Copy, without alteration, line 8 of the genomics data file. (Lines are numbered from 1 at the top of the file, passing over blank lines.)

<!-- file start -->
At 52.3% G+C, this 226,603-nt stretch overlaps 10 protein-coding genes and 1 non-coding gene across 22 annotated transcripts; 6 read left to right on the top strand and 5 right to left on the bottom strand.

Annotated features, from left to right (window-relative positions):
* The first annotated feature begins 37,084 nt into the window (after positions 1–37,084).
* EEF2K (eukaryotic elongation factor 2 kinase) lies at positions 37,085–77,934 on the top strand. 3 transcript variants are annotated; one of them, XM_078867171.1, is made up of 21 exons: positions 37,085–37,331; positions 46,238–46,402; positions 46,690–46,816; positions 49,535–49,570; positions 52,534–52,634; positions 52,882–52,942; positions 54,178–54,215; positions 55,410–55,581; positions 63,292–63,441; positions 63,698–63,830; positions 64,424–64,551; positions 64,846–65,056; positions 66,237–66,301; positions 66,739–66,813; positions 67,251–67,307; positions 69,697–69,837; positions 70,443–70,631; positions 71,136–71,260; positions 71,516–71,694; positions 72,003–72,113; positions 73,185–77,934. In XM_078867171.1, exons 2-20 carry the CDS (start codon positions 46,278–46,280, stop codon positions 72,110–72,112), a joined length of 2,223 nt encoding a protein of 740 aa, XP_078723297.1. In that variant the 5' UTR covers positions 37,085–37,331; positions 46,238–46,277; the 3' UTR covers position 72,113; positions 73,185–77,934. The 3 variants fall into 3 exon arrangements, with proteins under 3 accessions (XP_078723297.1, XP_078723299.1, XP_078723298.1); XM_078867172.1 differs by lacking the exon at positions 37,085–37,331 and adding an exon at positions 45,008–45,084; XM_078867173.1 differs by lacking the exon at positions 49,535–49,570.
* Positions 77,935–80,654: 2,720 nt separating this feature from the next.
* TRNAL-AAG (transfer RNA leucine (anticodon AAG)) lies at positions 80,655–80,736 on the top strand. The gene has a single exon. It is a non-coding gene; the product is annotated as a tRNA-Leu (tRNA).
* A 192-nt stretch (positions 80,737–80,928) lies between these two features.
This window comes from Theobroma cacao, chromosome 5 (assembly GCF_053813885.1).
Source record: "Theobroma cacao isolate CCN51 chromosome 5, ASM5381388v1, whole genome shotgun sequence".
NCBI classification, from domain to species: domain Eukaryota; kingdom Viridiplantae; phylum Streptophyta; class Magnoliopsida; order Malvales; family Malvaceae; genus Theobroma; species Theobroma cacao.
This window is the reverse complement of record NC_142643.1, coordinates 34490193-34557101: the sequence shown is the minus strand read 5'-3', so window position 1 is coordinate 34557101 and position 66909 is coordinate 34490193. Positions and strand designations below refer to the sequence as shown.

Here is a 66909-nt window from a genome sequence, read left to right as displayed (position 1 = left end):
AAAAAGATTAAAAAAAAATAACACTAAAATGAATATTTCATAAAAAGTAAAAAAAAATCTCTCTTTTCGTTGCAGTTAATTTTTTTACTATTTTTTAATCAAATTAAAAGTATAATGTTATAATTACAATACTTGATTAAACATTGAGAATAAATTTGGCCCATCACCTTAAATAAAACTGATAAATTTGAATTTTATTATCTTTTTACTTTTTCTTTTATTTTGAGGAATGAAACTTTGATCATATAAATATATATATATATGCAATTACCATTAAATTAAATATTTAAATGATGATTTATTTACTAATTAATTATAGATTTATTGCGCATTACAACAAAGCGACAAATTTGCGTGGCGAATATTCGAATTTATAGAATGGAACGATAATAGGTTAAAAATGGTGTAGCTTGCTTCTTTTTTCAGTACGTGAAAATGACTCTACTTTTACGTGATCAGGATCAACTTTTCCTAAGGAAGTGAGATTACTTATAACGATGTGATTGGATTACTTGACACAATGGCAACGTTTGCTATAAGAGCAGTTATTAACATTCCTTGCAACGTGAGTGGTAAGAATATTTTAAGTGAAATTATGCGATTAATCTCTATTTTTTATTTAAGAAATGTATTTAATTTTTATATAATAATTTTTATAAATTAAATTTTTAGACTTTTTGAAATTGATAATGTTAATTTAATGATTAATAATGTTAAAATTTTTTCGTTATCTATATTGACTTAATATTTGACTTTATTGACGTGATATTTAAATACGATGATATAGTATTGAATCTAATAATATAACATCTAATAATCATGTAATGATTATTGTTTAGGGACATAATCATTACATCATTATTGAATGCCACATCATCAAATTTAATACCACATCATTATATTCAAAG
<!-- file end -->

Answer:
This window comes from Theobroma cacao, chromosome 5 (assembly GCF_053813885.1).